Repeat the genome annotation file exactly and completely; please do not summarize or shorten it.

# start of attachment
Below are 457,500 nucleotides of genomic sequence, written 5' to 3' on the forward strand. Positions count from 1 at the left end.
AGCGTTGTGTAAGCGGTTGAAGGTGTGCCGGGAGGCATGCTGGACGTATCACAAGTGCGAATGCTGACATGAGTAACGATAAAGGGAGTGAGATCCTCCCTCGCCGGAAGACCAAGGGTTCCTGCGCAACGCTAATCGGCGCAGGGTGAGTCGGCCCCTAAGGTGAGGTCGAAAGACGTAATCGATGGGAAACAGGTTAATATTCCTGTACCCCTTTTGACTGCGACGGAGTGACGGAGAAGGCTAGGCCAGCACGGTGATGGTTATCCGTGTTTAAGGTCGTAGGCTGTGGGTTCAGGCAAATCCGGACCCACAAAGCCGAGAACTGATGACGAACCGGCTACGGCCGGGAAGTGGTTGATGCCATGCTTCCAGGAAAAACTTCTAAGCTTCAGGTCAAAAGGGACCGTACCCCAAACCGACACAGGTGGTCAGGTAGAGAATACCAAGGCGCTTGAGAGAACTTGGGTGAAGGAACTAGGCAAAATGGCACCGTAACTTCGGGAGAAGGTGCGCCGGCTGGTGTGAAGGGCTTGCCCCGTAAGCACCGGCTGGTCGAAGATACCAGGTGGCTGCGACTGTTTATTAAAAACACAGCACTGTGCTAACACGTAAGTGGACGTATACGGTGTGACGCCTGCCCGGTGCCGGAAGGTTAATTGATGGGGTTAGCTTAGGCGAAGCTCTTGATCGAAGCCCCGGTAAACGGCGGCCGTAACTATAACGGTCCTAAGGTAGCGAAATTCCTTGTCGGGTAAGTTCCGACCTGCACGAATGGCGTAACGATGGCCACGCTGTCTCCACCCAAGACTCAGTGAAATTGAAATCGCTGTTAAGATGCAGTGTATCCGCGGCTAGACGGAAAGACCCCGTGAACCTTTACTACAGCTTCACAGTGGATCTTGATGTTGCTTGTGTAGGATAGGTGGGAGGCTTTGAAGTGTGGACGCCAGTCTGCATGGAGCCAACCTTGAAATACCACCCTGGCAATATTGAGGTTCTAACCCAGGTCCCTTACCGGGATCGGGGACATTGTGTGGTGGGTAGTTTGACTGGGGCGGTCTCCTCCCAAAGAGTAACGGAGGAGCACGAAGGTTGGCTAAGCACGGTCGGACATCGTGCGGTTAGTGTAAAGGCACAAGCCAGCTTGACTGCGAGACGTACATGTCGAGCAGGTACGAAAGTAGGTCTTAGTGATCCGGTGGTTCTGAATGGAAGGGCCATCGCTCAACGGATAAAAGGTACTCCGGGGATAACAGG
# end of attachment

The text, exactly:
Below are 457,500 nucleotides of genomic sequence, written 5' to 3' on the forward strand. Positions count from 1 at the left end.
AGCGTTGTGTAAGCGGTTGAAGGTGTGCCGGGAGGCATGCTGGACGTATCACAAGTGCGAATGCTGACATGAGTAACGATAAAGGGAGTGAGATCCTCCCTCGCCGGAAGACCAAGGGTTCCTGCGCAACGCTAATCGGCGCAGGGTGAGTCGGCCCCTAAGGTGAGGTCGAAAGACGTAATCGATGGGAAACAGGTTAATATTCCTGTACCCCTTTTGACTGCGACGGAGTGACGGAGAAGGCTAGGCCAGCACGGTGATGGTTATCCGTGTTTAAGGTCGTAGGCTGTGGGTTCAGGCAAATCCGGACCCACAAAGCCGAGAACTGATGACGAACCGGCTACGGCCGGGAAGTGGTTGATGCCATGCTTCCAGGAAAAACTTCTAAGCTTCAGGTCAAAAGGGACCGTACCCCAAACCGACACAGGTGGTCAGGTAGAGAATACCAAGGCGCTTGAGAGAACTTGGGTGAAGGAACTAGGCAAAATGGCACCGTAACTTCGGGAGAAGGTGCGCCGGCTGGTGTGAAGGGCTTGCCCCGTAAGCACCGGCTGGTCGAAGATACCAGGTGGCTGCGACTGTTTATTAAAAACACAGCACTGTGCTAACACGTAAGTGGACGTATACGGTGTGACGCCTGCCCGGTGCCGGAAGGTTAATTGATGGGGTTAGCTTAGGCGAAGCTCTTGATCGAAGCCCCGGTAAACGGCGGCCGTAACTATAACGGTCCTAAGGTAGCGAAATTCCTTGTCGGGTAAGTTCCGACCTGCACGAATGGCGTAACGATGGCCACGCTGTCTCCACCCAAGACTCAGTGAAATTGAAATCGCTGTTAAGATGCAGTGTATCCGCGGCTAGACGGAAAGACCCCGTGAACCTTTACTACAGCTTCACAGTGGATCTTGATGTTGCTTGTGTAGGATAGGTGGGAGGCTTTGAAGTGTGGACGCCAGTCTGCATGGAGCCAACCTTGAAATACCACCCTGGCAATATTGAGGTTCTAACCCAGGTCCCTTACCGGGATCGGGGACATTGTGTGGTGGGTAGTTTGACTGGGGCGGTCTCCTCCCAAAGAGTAACGGAGGAGCACGAAGGTTGGCTAAGCACGGTCGGACATCGTGCGGTTAGTGTAAAGGCACAAGCCAGCTTGACTGCGAGACGTACATGTCGAGCAGGTACGAAAGTAGGTCTTAGTGATCCGGTGGTTCTGAATGGAAGGGCCATCGCTCAACGGATAAAAGGTACTCCGGGGATAACAGG